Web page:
Every once in a while, a unique opportunity comes along in the form of fabric. We all know those times – when the end of the bolt is just the amount you need, or a single bolt of one-of-a-kind designer fabric comes to your favorite store, or a long-awaited re-order makes possible your dream of owning that exact piece. For me, it was an offer from a reader of my blog. She had two pieces of vintage wool which had belonged to her aunt, dating from probably the late 1950s or very early 1960s. Once I saw swatches of both fabrics, I immediately saw the possibilities inherent in each one, and the colors were not only yummy, but also ones that I can wear well (a fact which was correctly noted by my dear reader.) I purchased both pieces well over a year ago, and ever since, I have been dreaming about sewing with them, starting with this gray (what I believe to be) coat-weight cashmere.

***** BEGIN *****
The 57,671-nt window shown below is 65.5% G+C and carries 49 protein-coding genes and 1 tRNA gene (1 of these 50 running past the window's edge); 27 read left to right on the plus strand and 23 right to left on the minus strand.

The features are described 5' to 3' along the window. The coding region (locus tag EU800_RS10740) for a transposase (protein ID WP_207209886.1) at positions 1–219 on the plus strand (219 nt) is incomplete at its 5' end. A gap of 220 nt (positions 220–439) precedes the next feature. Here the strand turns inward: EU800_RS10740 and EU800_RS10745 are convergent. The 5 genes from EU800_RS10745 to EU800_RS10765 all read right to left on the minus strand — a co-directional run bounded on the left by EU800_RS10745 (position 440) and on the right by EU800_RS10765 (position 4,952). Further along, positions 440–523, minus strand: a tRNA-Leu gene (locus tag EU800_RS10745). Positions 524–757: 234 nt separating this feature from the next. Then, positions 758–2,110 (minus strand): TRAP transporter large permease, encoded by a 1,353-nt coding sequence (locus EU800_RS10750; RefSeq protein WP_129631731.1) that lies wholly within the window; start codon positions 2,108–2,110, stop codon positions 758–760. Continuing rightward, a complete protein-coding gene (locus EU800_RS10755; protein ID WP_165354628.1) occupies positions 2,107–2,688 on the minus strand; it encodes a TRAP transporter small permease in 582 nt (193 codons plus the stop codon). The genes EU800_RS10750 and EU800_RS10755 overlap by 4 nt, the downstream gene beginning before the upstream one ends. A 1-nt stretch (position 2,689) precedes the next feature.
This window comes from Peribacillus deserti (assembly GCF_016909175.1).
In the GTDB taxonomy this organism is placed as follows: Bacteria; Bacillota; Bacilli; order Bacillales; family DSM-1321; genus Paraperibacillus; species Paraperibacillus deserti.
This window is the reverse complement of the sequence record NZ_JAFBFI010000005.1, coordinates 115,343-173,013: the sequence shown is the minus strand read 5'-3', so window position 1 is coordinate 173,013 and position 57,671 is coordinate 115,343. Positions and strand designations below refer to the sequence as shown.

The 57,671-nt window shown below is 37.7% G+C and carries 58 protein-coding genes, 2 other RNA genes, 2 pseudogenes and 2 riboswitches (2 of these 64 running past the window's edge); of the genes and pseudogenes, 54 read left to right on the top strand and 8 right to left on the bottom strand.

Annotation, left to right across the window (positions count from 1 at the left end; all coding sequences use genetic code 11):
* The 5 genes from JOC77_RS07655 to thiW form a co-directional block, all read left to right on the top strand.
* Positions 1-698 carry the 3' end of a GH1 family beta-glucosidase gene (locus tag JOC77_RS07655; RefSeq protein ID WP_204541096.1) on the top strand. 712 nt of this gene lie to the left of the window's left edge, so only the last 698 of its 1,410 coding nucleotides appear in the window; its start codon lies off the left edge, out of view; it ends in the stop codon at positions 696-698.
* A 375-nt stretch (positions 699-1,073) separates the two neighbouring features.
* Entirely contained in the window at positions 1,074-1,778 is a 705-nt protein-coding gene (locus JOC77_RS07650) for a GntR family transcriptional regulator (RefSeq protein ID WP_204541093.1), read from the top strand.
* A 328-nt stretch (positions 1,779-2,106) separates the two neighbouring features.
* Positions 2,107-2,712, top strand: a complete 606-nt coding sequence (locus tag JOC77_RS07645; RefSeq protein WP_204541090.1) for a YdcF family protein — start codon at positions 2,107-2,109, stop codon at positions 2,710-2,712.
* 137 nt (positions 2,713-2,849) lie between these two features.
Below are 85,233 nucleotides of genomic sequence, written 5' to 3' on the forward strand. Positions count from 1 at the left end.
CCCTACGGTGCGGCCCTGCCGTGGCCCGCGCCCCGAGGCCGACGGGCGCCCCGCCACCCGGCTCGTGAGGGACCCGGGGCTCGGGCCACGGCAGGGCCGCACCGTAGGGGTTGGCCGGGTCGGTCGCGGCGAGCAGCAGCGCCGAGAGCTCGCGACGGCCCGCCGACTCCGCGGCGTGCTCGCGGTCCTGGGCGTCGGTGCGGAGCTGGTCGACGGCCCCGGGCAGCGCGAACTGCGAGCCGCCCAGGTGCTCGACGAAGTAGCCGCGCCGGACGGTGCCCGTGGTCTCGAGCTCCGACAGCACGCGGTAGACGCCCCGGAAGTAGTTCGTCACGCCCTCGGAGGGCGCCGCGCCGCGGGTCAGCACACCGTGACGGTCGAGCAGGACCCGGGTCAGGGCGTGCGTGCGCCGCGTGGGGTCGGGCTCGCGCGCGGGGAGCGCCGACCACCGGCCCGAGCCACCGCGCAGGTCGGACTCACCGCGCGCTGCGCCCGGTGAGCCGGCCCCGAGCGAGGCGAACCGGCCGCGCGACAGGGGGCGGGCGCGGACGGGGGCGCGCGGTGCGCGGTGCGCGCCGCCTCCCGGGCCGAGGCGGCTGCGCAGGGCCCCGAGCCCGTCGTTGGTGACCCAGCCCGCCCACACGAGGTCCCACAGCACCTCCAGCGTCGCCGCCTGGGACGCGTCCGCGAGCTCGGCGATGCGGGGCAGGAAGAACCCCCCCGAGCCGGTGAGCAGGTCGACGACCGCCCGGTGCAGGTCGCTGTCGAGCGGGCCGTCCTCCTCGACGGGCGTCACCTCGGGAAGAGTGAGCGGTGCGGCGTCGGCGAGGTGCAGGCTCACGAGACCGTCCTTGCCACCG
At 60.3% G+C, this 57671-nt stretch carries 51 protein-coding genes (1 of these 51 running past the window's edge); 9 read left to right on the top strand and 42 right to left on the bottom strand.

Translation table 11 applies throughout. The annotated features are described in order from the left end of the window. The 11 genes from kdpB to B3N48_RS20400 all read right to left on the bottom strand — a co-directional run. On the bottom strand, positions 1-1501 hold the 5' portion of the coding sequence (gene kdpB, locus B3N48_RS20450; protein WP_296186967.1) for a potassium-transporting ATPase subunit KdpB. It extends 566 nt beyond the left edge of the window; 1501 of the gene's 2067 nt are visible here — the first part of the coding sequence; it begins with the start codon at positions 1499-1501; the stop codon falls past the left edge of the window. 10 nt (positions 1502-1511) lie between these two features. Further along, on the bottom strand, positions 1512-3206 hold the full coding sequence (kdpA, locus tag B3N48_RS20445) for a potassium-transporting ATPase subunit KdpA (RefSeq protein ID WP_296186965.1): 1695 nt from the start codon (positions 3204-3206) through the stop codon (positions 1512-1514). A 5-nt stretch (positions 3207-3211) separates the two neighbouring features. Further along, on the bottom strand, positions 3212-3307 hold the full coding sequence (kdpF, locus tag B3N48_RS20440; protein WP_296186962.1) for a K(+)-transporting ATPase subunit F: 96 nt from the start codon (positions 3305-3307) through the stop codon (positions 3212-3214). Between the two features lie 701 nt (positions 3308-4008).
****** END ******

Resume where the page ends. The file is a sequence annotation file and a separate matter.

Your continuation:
The top part of the photo shows the right side of the fabric. It has a soft, luscious nap to it. The contrast of the weave on the underside is hopefully discernible.
As luck would have it, I had already picked up some swatches of (new) wool challis and various dress-weight silks one of the last times I was at Mendel Goldberg Fabrics in New York City. It did not take me long to pair this Swiss challis with the gray wool.
The gray in each little square is a perfect match to the cashmere.
Both fabrics lend themselves to be beautifully complimented by a further pop of color as demonstrated by this silk bias ribbon:
I will definitely be accenting my outfit with something in this color.
Before I go into patterns and process, I want to share the thoughts of Christian Dior on the color “gray” as written in his The Little Dictionary of Fashion, Abrams, New York, New York, 2007, page 50:
“The most convenient, useful, and elegant neutral color. Lovely in flannel, lovely in tweed, lovely in wool. And, if it suits your complexion, there is nothing more elegant than a wonderful, gray satin evening dress. For day frocks, suits and coats, it is ideal. I would always advise it. And many people who cannot wear black, can wear a dark gray. (Remember that if you are big you must choose a dark gray and if you are petite a light gray is better for you.)